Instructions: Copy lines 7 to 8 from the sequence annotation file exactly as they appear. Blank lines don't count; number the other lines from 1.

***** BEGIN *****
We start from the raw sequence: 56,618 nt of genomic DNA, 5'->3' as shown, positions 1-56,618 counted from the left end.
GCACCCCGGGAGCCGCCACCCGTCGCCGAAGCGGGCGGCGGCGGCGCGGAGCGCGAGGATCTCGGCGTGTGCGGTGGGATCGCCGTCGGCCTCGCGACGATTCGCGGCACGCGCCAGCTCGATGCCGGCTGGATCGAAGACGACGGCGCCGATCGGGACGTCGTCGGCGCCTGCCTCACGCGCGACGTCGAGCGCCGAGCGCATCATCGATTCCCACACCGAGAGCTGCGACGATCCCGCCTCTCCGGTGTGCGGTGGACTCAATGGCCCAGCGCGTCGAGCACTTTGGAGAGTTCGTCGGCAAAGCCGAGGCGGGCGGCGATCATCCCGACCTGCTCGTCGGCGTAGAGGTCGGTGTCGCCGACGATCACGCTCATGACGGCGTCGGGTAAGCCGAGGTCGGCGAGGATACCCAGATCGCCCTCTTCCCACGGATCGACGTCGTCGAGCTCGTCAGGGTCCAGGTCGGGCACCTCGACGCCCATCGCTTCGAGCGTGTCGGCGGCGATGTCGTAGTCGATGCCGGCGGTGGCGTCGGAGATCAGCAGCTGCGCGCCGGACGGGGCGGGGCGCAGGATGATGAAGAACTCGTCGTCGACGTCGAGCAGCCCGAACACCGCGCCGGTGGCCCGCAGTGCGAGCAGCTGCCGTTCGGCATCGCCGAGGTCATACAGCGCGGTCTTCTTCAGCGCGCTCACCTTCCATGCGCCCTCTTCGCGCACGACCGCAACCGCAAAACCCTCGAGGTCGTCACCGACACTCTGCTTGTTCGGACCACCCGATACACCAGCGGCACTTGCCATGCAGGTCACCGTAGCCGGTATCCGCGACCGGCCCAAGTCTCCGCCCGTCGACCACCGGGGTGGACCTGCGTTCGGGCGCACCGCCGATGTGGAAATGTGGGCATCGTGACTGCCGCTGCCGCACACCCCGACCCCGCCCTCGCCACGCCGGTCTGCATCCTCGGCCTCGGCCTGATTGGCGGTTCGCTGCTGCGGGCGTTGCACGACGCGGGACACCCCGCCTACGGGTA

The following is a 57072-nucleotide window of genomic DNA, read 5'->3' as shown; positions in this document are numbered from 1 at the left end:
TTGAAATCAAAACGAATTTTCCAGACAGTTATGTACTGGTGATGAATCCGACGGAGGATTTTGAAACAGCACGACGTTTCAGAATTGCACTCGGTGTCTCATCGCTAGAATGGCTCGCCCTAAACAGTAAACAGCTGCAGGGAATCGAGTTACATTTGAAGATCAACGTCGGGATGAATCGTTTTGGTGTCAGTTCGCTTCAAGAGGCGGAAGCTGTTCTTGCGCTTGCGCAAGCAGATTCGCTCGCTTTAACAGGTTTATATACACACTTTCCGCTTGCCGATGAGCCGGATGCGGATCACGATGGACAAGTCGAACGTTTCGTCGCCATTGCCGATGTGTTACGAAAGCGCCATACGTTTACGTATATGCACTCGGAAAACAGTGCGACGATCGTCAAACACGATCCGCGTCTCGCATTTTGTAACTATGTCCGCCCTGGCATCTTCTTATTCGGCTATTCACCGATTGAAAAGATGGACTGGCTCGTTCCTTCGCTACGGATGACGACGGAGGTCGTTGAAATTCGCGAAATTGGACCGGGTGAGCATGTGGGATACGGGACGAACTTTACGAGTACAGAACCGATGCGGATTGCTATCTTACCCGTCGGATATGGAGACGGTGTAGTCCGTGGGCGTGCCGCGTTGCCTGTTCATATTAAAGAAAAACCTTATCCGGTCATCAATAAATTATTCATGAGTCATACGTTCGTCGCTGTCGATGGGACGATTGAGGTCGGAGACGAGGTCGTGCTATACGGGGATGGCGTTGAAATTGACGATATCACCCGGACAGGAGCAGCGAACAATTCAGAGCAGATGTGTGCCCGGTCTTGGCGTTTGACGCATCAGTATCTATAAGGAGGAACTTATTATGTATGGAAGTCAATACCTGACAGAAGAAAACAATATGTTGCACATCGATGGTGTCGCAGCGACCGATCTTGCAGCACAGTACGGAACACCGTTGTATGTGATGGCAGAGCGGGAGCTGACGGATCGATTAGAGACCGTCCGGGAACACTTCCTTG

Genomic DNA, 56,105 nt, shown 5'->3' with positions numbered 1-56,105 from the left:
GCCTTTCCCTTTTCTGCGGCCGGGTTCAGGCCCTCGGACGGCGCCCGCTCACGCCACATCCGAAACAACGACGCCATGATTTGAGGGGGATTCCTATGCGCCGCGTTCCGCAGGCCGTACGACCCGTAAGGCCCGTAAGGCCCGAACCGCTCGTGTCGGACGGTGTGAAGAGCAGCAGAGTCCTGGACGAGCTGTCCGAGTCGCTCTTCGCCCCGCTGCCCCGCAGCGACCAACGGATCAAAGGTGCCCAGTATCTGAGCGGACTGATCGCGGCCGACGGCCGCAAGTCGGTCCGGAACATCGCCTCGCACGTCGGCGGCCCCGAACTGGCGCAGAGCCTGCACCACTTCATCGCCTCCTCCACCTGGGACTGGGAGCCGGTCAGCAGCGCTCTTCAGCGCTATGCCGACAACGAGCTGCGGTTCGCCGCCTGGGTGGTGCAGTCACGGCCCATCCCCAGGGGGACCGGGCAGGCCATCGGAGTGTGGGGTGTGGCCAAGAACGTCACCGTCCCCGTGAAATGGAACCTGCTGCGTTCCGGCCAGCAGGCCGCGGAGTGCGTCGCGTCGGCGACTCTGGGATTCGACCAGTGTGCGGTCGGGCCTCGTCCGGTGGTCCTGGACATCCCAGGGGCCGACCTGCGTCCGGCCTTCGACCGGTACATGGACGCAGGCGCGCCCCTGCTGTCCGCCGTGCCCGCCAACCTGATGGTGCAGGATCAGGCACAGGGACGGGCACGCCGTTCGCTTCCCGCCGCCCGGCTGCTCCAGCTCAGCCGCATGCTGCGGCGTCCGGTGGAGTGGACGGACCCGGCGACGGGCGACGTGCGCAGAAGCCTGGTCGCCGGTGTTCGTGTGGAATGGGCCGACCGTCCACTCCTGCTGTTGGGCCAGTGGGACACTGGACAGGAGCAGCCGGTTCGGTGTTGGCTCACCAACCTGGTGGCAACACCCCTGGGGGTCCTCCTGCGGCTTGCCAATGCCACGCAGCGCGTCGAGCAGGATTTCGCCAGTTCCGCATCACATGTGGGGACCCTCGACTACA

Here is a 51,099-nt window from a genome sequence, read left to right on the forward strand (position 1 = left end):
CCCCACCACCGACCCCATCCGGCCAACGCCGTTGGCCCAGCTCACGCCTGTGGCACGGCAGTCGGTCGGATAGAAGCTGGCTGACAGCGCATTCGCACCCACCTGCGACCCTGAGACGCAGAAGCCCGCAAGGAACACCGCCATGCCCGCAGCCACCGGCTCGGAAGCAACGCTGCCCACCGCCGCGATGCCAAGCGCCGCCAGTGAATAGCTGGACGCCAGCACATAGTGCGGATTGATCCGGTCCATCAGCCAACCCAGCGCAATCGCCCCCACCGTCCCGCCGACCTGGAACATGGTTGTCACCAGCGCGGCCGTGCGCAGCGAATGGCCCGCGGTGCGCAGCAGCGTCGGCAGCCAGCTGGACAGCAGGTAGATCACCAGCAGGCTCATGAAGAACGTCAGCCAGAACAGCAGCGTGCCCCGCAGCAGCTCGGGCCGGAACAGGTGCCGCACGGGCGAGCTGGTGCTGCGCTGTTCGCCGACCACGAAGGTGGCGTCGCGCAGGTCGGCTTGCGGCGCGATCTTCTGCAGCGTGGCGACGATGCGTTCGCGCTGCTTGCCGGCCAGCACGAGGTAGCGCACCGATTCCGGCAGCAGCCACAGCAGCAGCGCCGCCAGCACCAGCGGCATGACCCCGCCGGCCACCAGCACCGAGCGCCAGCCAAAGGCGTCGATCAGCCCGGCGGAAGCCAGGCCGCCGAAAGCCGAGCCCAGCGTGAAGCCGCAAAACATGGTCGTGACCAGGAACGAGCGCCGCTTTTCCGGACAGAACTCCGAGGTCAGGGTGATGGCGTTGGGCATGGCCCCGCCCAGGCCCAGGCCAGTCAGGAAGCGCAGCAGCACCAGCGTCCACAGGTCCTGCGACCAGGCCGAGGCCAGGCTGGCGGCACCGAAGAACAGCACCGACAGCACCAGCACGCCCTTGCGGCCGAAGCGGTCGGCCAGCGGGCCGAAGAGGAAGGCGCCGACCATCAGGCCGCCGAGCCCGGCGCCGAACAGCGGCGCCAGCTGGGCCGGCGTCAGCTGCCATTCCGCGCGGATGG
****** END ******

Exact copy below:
Here is a 51,099-nt window from a genome sequence, read left to right on the forward strand (position 1 = left end):
CCCCACCACCGACCCCATCCGGCCAACGCCGTTGGCCCAGCTCACGCCTGTGGCACGGCAGTCGGTCGGATAGAAGCTGGCTGACAGCGCATTCGCACCCACCTGCGACCCTGAGACGCAGAAGCCCGCAAGGAACACCGCCATGCCCGCAGCCACCGGCTCGGAAGCAACGCTGCCCACCGCCGCGATGCCAAGCGCCGCCAGTGAATAGCTGGACGCCAGCACATAGTGCGGATTGATCCGGTCCATCAGCCAACCCAGCGCAATCGCCCCCACCGTCCCGCCGACCTGGAACATGGTTGTCACCAGCGCGGCCGTGCGCAGCGAATGGCCCGCGGTGCGCAGCAGCGTCGGCAGCCAGCTGGACAGCAGGTAGATCACCAGCAGGCTCATGAAGAACGTCAGCCAGAACAGCAGCGTGCCCCGCAGCAGCTCGGGCCGGAACAGGTGCCGCACGGGCGAGCTGGTGCTGCGCTGTTCGCCGACCACGAAGGTGGCGTCGCGCAGGTCGGCTTGCGGCGCGATCTTCTGCAGCGTGGCGACGATGCGTTCGCGCTGCTTGCCGGCCAGCACGAGGTAGCGCACCGATTCCGGCAGCAGCCACAGCAGCAGCGCCGCCAGCACCAGCGGCATGACCCCGCCGGCCACCAGCACCGAGCGCCAGCCAAAGGCGTCGATCAGCCCGGCGGAAGCCAGGCCGCCGAAAGCCGAGCCCAGCGTGAAGCCGCAAAACATGGTCGTGACCAGGAACGAGCGCCGCTTTTCCGGACAGAACTCCGAGGTCAGGGTGATGGCGTTGGGCATGGCCCCGCCCAGGCCCAGGCCAGTCAGGAAGCGCAGCAGCACCAGCGTCCACAGGTCCTGCGACCAGGCCGAGGCCAGGCTGGCGGCACCGAAGAACAGCACCGACAGCACCAGCACGCCCTTGCGGCCGAAGCGGTCGGCCAGCGGGCCGAAGAGGAAGGCGCCGACCATCAGGCCGCCGAGCCCGGCGCCGAACAGCGGCGCCAGCTGGGCCGGCGTCAGCTGCCATTCCGCGCGGATGG